Lesson 8
End Behavior (Part 1)
 Let’s investigate the shape of polynomials.
8.1: Notice and Wonder: A Different View
What do you notice? What do you wonder?
8.2: Polynomial End Behavior

For your assigned polynomial, complete the column for the different values of \(x\). Discuss with your group what you notice.
\(x\) \(y = x^2 + 1\) \(y = x^3 + 1\) \(y = x^4 + 1\) \(y = x^5 + 1\) 1000 100 10 1 1 10 100 1000 
Sketch what you think the end behavior of your polynomial looks like, then check your work using graphing technology.
Mai is studying the function \(p(x) = \text\frac{1}{100}x^3 + 25,\!422x^2 + 8x + 26\). She makes a table of values for \(p\) with \(x = \pm 1, \pm 5, \pm 10, \pm 20\) and thinks that this function has large positive output values in both directions on the \(x\)axis. Do you agree with Mai? Explain your reasoning.
8.3: Two Polynomial Equations
Consider the polynomial \(y=2x^5  5x^4  30x^3 + 5x^2 + 88x + 60\).
 Identify the degree of the polynomial.
 Which of the 6 terms, \(2x^5\), \(5x^4\), \(30x^3\), \(5x^2\), \(88x\), or \(60\), is greatest when:
 \(x=0\)
 \(x=1\)
 \(x=3\)
 \(x=5\)
 Describe the end behavior of the polynomial.
Summary
We know that if the expression for a polynomial function \(f\) written in factored form has the factor \((xa)\), then \(a\) is a zero of \(f\) (that is,\(f(a)=0\)) and the point \((a, 0)\) is on the graph of the function. But what about other values of \(x\)? In particular, as we consider values of \(x\) that get larger and larger in either the negative or positive direction, what happens to the values of \(f(x)\)?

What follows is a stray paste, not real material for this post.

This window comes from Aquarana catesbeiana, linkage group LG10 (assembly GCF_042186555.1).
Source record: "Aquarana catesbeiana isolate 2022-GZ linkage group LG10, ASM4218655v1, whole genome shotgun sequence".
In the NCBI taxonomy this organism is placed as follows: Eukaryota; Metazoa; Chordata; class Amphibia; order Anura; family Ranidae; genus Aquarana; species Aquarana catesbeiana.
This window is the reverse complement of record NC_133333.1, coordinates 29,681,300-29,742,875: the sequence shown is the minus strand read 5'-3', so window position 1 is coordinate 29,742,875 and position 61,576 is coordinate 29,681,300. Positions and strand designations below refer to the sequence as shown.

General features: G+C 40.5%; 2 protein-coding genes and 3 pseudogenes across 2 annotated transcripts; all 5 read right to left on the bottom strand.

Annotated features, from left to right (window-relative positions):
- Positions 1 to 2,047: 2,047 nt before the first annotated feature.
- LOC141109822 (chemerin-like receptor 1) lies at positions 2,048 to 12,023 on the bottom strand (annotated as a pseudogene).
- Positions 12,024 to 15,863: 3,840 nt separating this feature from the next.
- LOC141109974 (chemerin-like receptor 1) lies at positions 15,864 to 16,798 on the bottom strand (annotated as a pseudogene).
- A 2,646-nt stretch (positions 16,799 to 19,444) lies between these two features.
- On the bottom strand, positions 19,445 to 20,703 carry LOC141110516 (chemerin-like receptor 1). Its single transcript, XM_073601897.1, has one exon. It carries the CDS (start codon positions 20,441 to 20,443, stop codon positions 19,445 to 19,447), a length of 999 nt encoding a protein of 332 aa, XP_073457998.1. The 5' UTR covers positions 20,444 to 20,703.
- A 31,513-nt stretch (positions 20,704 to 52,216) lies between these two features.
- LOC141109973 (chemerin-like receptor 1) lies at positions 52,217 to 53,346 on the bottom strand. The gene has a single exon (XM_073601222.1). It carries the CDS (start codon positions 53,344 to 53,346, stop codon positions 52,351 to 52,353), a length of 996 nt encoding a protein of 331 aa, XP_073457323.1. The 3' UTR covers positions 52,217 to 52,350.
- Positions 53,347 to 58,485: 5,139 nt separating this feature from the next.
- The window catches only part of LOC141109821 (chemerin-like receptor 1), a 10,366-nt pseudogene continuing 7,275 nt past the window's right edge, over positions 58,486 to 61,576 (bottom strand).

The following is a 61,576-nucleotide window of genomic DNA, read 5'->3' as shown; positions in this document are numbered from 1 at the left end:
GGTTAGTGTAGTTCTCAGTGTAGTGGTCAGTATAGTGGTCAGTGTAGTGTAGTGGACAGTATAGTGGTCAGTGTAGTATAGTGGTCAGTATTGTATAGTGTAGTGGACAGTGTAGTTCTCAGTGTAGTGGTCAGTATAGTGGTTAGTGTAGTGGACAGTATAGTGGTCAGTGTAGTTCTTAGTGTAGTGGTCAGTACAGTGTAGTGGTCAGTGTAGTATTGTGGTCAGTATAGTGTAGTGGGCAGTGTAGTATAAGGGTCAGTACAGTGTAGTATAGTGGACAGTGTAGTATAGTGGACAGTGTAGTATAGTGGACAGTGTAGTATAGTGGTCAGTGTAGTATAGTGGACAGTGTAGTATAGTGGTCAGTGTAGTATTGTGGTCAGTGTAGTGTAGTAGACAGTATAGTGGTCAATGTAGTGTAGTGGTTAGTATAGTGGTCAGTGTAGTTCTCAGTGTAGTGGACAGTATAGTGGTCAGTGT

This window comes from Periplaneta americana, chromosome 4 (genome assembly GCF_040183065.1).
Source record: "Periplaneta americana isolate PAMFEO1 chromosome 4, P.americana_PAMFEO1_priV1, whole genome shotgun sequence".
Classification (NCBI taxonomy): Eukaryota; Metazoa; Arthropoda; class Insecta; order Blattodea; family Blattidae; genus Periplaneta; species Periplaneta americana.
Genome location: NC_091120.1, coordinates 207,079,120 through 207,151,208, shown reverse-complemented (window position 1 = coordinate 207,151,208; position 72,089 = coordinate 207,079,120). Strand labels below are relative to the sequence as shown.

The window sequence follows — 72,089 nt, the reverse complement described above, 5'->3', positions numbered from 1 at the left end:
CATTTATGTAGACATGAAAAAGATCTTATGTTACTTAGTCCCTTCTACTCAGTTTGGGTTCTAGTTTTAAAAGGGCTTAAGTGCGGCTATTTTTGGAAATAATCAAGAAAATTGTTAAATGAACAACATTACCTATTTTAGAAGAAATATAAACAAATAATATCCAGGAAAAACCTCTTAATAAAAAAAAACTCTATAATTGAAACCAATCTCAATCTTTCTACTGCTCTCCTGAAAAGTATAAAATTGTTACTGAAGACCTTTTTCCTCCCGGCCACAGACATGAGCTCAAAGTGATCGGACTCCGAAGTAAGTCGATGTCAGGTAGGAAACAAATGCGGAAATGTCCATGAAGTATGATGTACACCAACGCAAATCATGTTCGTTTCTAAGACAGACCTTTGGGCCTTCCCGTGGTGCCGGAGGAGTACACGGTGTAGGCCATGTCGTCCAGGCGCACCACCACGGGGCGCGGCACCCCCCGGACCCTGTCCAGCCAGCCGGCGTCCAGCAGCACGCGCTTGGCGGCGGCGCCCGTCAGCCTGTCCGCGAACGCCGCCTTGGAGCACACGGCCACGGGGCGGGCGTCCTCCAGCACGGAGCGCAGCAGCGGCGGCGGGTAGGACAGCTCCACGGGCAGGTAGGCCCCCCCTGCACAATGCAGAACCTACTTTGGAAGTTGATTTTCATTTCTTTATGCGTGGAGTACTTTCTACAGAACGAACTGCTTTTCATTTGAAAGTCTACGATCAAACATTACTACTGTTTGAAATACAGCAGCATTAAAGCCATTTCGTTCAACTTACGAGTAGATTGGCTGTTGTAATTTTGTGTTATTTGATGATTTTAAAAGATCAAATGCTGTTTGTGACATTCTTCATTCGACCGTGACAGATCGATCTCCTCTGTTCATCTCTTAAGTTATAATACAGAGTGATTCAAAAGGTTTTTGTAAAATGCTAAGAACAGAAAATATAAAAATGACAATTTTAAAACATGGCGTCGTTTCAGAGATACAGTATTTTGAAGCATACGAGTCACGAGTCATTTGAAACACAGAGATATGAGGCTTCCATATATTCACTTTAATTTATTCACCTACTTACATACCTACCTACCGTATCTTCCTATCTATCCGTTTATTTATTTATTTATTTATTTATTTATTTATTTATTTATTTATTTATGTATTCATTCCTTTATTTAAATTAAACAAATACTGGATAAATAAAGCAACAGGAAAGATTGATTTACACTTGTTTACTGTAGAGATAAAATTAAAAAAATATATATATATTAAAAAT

The answer to this question depends on the degree of the polynomial, because any negative real number raised to an even power results in a positive number. For example, if we graph \(y=x^2\), \(y=x^3\) and \(y=x^4\) and zoom out, we see the following:
For both \(y=x^2\) and \(y=x^4\), large positive values of \(x\) or large negative values of \(x\) each result in large positive values of \(y\). But for \(y=x^3\), large positive values of \(x\) result in large positive values of \(y\), while large negative values of \(x\) result in large negative values of \(y\).
Consider the polynomial \(P(x)=x^430x^320x^2+1000\). The leading term, \(x^4\), almost seems smaller than the other 3 terms. For certain values of \(x\), this is even true. But, for values of \(x\) far away from zero, the leading term will always have the greatest value. Can you see why?
\(x\)  \(x^4\)  \(\text30x^3\)  \(\text20x^2\)  \(1000\)  \(P(x)\) 

500  62,500,000,000  3,750,000,000  5,000,000  1,000  66,245,001,000 
100  100,000,000  30,000,000  200,000  1,000  129,801,000 
10  10,000  30,000  2,000  1,000  39,000 
0  0  0  0  1,000  1000 
10  10,000  30,000  2,000  1,000  21,000 
100  100,000,000  30,000,000  200,000  1,000  69,801,000 
500  62,500,000,000  3,750,000,000  5,000,000  1,000  58,745,001,000 
The value of the leading term \(x^4\) determines the end behavior of the function, that is, how the outputs of the function change as we look at input values farther and farther from 0. In the case of \(P(x)\), as \(x\) gets larger and larger in the positive and negative directions, the output of the function gets larger and larger in the positive direction.
Glossary Entries
 end behavior
How the outputs of a function change as we look at input values further and further from 0.
This function shows different end behavior in the positive and negative directions. In the positive direction the values get larger and larger. In the negative direction the values get closer and closer to 3.